Joshua Amos, Ishadeep Khanijo, Christopher Holmes, Mark Cheplick, W. Martin Williams, Amy Ritter, Waterborne Environmental; Joseph Robinson, Zoetis.”Spatial Technologies to Place Veterinary Medicine Aquatic Exposure Concentrations into Risk Context”. SETAC Salt Lake City November 2015.

PostersAgriculture and Food, Home and Personal Care Products, Industrial and Specialty Chemicals2015

Green-washing: What Is a Meaningful Ecolabel

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POSTER ID: WP217

PRESENTATION DATE: Wednesday, November 4, 2015

LOCATION: Exhibit Hall

ABSTRACT:

Currently there are over 400 ecolabels for food and consumer products in the global marketplace. These labels are marketing efforts informing the purchaser of a variety of claims of sustainability measures enacted by companies. The marketplace is flooded with several similar claims on whether a product is less hazardous, sustainable, organic, non-GMO, fair-trade, recyclable, recycled, carbon neutral, or biodegradable. Generally there are four types of labels in order of volume, 1) voluntary environmental certification programs, 2) self- or 3) cause-related claims and 4) governmentally regulated. The federal, some state, and International governments have limited direct roles in ecolabeling beyond mandatory hazard warning (e.g., pesticide or Prop. 65) or informational disclosures (EPA fuel economy, certified organic, WaterSense, or Energy Star). There are several third-party certification and quasi-governmental programs that lend credibility to an ecolabel; however, standardization or centralization of these programs are lacking. Several seals of approval overlap in required data for certification; however, a comprehensive comparison of each standard has not been performed. The US EPA and GAO are reviewing the Environmentally Preferable Purchasing program currently by reviewing a subset of ecolabeling in regards to building paints/coatings/removers, building flooring, and furniture; however, implications towards the general public are unknown. Several questions arise when considering comparison of ecolabeling standards. What would be the best way to implement meaningful change to ecolabel marketing? Develop a list and score each label? Who will collect the information and develop trustworthy comprehensive scoring standards for each product sector? How to engage all stakeholders to agree on the standards? Finally how does all the data collection conform to expanding regulations such as Registration, Evaluation, Authorisation and Restriction of Chemicals (REACH), Restriction of Hazardous Substances (RoHS) Directive, California’s Safer Consumer Products, and Washington’s Chemicals of High Concern to Children?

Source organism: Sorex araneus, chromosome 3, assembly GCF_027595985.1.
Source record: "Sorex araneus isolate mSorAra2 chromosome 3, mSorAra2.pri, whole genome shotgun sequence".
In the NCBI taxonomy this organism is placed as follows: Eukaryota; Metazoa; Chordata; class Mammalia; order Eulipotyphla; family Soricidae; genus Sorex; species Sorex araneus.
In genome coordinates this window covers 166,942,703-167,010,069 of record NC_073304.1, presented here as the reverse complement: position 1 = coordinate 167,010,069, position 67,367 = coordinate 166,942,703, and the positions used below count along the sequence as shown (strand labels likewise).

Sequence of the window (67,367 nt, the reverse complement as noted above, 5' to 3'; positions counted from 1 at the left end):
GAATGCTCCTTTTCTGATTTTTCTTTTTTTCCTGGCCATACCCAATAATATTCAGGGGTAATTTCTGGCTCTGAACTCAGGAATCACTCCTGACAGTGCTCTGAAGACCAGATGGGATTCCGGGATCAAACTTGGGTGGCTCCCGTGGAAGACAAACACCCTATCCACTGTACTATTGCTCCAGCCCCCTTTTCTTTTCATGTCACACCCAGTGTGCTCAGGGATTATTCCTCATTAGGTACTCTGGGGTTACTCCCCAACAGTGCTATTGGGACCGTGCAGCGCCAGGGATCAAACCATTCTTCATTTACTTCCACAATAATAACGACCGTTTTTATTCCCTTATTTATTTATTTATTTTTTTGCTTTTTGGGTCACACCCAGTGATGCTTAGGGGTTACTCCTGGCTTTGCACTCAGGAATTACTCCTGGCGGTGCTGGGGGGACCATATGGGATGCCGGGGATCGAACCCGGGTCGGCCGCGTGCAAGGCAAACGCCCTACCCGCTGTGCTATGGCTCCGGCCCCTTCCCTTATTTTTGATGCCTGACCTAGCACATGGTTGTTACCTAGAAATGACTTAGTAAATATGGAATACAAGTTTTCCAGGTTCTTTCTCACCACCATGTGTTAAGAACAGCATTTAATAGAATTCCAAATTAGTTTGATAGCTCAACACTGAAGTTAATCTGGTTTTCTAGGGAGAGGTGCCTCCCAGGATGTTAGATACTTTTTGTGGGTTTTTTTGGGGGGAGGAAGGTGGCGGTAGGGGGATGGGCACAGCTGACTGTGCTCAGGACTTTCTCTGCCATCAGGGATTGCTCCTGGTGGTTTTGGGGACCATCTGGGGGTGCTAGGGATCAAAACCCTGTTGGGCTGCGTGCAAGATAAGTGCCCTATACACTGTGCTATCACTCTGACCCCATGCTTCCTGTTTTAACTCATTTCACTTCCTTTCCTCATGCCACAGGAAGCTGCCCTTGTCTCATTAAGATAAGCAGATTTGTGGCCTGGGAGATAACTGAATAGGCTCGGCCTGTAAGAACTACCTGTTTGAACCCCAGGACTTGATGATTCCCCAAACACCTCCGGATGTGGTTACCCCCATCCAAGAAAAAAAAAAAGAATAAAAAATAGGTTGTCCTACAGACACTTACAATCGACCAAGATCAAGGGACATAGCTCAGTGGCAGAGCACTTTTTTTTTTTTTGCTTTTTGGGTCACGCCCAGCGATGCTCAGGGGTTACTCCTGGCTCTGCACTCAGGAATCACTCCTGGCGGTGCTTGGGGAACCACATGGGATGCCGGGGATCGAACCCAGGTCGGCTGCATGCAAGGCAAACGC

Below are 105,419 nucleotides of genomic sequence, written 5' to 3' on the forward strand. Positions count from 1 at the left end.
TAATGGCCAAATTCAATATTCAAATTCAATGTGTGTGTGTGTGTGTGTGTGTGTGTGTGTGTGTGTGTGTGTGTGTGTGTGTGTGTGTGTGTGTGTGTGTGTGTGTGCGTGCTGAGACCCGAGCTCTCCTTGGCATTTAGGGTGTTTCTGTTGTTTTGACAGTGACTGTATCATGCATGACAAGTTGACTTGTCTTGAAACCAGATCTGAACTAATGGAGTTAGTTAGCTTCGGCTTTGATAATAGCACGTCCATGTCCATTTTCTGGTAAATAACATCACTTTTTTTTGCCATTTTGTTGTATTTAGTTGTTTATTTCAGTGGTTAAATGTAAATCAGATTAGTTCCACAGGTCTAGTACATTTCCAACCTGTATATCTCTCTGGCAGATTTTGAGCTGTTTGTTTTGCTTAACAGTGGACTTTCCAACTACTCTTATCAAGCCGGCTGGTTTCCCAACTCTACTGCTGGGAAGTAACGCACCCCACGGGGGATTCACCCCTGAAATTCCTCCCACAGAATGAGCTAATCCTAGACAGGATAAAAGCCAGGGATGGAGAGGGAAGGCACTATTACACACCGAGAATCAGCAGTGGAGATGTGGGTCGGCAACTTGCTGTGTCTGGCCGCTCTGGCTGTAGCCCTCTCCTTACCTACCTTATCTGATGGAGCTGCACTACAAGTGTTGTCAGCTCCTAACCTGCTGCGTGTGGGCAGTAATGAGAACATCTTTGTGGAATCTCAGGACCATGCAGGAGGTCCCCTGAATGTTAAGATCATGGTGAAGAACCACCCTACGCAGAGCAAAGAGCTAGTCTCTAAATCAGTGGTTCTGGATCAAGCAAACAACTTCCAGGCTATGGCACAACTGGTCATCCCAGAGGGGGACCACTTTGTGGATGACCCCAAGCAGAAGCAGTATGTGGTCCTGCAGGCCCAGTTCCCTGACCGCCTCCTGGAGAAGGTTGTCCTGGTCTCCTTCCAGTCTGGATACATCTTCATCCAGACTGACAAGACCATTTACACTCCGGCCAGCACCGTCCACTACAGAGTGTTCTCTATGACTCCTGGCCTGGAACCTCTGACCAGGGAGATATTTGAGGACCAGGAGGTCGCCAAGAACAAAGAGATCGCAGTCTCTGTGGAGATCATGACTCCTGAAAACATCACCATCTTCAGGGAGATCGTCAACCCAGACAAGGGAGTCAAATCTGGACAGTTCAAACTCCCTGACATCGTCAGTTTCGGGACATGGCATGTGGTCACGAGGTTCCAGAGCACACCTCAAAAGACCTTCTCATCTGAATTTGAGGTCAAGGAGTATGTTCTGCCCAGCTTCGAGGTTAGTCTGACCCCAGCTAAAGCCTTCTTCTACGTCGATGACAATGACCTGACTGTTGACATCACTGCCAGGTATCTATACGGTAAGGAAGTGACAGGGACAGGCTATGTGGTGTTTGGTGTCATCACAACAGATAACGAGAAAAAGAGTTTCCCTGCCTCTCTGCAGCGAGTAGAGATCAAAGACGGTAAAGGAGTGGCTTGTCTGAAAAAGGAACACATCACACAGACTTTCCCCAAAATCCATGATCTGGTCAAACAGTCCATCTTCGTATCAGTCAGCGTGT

Nikki Maples-Reynolds, Duane Huggett, Waterborne Environmental.”Green-washing: What Is a Meaningful Ecolabel”. SETAC Salt Lake City November 2015.

PostersCrop Protection2015

Using Generic Population Models to Evaluate the Potential for Adverse Effects in Endangered Species Risk Assessment: A Case Study Approach

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POSTER ID: WP214

PRESENTATION DATE: Wednesday, November 4, 2015

LOCATION: Exhibit Hall

ABSTRACT:

Population modeling can help evaluate exposure and effects of pesticides in an ecologically relevant context for species identified as potentially affected in the screening-level stages of an endangered species assessment. However, screening-level assessments at the national scale may initially identify a large number of potentially-affected species based on proximity of species habitat and pesticide exposure. A practical solution to address this challenge is the development of “first-tier” generic population models based on species groups with common exposure/effects and life history characteristics. We present case studies detailing the process of implementing national-scale generic population models across multiple ecological guilds (e.g., fish and birds) for a pesticide. By using key ecological parameters to differentiate between species groups, generic population models can be developed to conservatively evaluate population-level impacts of pesticides for representative species. Generic models were developed to describe population dynamics alternatively sensitive to (1) early life stage survival, (2) intermediate age survival, and (3) reproduction (fecundity). The generic models were used to help screen large numbers of representative endangered species in the initial phases of national scale assessments in several case study applications. This first-tier modeling approach can identify individual species that may require further analysis using species-specific higher-tier modeling, thus offering a pragmatic approach to focus assessment efforts and resources on the species with greatest actual risk. Our case study analysis demonstrates the practicality and effectiveness of applying ecological modeling (e.g., model selection and implementation) as part of a tiered strategy for adding ecological context and advancing the interpretation and efficacy of endangered species risk assessments.